Kamala Harris responds to Donald Trump’s views on state punishments for abortion: ‘It’s outrageous’

Kamala Harris has responded to Donald Trump's views on abortion punishment. (Getty)

Kamala Harris has responded to Donald Trump’s views on allowing state punishments for violating abortion bans, calling his comments “outrageous”. 

Former president Trump – who is currently rallying for a non-consecutive, second presidential term – said in a 30 April interview that he wouldn’t step in during state decisions on abortion policy post-Roe v. Wade, including states which would attempt to monitor people’s pregnancies and prosecute those who violate abortion bans.

This would cement abortion as a criminal offence, rather than a healthcare necessity between a person and their doctor.

Trump also rejected during the interview with Time Magazine to commit to veto – a no vote which blocks a decision – to advance federal restrictions if they were to land on his desk if he was voted into the White House for a second time. 

“I’m leaving everything up to the states,” he said. “I don’t have to do anything about vetoes, because we now have it [the decision to outlaw abortion] back in the states.”

But in a video shared to Harris’ Instagram on 3 May, the Vice President spoke out against the dangerous views, which would allow states to keep tabs on and incarcerate women and those with uteruses who need or want to end their pregnancy. 

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“Now 4 million people in Florida have fewer reproductive freedoms than they had before. It’s outrageous,” the video’s caption read.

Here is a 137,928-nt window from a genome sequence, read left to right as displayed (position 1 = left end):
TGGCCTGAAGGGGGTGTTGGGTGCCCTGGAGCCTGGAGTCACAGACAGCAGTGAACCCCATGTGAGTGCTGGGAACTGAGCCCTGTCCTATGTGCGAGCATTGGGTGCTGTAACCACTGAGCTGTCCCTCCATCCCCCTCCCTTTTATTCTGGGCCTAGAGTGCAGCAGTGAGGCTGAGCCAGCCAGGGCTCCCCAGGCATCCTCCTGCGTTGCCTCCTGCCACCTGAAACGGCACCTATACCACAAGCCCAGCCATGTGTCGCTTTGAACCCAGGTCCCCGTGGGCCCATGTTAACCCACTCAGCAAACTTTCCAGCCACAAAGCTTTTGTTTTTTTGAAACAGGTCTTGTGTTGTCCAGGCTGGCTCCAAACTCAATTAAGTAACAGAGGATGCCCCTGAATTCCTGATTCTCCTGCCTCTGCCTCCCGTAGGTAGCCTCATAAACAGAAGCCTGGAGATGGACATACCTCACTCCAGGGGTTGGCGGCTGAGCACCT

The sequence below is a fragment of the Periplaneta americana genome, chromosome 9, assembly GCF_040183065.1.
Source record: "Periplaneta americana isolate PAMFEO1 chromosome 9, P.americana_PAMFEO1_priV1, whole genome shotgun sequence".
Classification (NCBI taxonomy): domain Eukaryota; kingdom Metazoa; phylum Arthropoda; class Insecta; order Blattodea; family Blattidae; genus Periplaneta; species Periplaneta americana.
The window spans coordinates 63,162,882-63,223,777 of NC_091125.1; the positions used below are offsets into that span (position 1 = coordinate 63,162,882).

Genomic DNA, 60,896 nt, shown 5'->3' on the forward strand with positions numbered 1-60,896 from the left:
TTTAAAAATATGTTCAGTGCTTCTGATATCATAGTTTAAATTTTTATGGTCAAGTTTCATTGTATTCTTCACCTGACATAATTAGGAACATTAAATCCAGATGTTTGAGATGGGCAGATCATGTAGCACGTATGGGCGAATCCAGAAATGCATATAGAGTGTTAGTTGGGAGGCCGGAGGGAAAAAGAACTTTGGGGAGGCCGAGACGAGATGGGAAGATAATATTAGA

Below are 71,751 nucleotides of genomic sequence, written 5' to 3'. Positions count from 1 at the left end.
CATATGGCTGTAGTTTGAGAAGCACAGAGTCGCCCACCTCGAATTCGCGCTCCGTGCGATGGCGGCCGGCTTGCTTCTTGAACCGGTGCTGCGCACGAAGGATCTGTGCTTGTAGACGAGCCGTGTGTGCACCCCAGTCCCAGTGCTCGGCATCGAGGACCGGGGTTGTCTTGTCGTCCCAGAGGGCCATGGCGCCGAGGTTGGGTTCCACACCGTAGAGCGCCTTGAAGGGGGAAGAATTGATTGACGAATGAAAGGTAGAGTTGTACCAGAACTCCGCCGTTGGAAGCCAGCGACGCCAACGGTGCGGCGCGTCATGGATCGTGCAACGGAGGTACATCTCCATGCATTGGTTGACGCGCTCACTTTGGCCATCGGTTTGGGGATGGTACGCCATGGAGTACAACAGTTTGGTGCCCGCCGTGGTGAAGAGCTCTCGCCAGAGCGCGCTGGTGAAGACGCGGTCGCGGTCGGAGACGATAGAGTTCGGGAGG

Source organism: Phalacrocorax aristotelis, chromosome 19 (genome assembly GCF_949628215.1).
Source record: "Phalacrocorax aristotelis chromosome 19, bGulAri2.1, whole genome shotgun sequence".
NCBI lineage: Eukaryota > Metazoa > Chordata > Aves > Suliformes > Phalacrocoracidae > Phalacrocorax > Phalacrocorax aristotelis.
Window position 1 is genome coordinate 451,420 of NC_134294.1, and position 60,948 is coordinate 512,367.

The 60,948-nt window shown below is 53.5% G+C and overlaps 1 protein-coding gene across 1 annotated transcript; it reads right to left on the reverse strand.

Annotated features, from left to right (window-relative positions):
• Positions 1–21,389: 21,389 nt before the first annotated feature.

Speaking at a Florida stop on her Fight for Reproductive Freedoms tour, Harris said: “Just this week in an interview he said, ‘states have the right to monitor pregnant women to enforce these bans’, and ‘states have the right to punish pregnant women for seeking out abortion care.’

“So, Florida, the contrast in this election could not be more clear. Basically, under Donald Trump, it would be fair game for women to be monitored and punished by the government, whereas Joe Biden and I have a different view,” she said.

Harris continued: “We believe the government should never come between a woman and her doctor.”

If Trump were to enforce such state laws, it would not be the first time in the US that abortion would be treated as a criminal offence. In April 2022 – before Roe v. Wade was even overturned – a woman was arrested and jailed on a murder charge in Texas for allegedly causing the “death of an individual by self-induced abortion”. After strong public backlash, the charges were dropped. 

Since the overturn of Roe v. Wade, 14 states in the country have enacted a near-total ban on abortion. A further two states, Georgia and South Carolina have banned abortion past six weeks of pregnancy, as per The Guardian. For context, one in three people discover they are pregnant past six weeks’ gestation, according to ANSIRH

For abortion support in the US, visit Planned Parenthood here. For abortion support in the UK and Northern Ireland, visit the NHS website here. For abortion support in Ireland, which has been lawful since March 2020, visit HSE here.